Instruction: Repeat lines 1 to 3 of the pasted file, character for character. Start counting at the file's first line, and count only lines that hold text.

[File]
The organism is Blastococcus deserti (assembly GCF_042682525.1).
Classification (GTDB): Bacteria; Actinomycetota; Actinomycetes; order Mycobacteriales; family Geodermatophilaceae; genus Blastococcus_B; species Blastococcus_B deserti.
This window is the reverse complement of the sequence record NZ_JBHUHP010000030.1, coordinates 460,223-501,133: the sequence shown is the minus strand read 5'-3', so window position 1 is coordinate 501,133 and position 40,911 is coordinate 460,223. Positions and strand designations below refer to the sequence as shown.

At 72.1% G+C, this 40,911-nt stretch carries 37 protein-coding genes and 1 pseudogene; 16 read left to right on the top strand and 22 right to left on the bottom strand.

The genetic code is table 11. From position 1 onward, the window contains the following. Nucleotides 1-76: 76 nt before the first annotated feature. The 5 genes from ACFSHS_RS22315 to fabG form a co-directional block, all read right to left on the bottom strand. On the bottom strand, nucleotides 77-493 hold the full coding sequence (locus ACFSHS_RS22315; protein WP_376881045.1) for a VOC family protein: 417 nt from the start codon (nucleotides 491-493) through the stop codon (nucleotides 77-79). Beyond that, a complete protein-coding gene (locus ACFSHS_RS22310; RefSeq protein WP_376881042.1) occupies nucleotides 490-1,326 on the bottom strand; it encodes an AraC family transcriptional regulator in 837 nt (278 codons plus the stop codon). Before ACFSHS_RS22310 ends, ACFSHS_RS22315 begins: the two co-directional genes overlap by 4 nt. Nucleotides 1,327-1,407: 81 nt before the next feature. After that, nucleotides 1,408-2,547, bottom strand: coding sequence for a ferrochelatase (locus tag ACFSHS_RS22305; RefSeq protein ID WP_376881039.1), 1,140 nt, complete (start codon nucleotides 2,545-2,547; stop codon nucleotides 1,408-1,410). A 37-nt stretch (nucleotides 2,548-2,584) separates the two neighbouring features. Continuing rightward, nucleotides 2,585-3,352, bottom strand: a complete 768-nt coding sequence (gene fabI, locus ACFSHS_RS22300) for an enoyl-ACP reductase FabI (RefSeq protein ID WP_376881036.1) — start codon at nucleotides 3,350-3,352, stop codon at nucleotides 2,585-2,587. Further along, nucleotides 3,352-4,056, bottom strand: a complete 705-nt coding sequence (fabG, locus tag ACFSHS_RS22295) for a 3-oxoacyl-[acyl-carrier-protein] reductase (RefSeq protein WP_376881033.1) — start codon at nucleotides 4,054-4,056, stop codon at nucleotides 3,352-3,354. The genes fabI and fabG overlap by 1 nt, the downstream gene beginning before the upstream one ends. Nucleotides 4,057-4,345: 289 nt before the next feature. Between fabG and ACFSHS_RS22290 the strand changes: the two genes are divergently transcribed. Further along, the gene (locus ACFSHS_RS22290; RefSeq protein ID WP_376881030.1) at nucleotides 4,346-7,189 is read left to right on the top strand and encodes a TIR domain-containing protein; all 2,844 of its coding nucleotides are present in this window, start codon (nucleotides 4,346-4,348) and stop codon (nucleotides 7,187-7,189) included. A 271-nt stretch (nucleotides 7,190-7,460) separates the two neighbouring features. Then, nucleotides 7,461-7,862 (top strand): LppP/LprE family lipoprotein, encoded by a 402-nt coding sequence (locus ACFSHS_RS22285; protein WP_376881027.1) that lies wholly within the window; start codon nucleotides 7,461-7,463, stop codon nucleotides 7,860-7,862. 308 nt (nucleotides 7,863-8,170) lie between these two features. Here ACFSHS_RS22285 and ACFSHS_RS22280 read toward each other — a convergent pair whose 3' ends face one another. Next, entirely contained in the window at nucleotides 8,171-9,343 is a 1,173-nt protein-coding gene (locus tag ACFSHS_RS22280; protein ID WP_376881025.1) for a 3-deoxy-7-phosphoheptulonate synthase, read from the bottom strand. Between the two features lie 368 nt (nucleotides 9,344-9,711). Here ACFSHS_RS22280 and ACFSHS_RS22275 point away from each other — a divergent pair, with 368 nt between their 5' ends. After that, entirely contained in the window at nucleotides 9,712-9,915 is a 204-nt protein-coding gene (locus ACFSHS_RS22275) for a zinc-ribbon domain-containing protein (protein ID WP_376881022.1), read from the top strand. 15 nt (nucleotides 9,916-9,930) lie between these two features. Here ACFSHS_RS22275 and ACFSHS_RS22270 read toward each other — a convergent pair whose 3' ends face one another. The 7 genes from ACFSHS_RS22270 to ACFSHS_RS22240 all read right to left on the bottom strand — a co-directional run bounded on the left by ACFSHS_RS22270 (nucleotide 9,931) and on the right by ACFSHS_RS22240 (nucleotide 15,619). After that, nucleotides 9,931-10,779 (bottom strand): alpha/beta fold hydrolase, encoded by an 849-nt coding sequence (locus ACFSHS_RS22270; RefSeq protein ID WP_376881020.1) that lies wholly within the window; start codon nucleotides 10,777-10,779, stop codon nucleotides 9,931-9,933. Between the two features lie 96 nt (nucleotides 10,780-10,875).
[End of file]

The organism is Blastococcus deserti (assembly GCF_042682525.1).
Classification (GTDB): Bacteria; Actinomycetota; Actinomycetes; order Mycobacteriales; family Geodermatophilaceae; genus Blastococcus_B; species Blastococcus_B deserti.
This window is the reverse complement of the sequence record NZ_JBHUHP010000030.1, coordinates 460,223-501,133: the sequence shown is the minus strand read 5'-3', so window position 1 is coordinate 501,133 and position 40,911 is coordinate 460,223. Positions and strand designations below refer to the sequence as shown.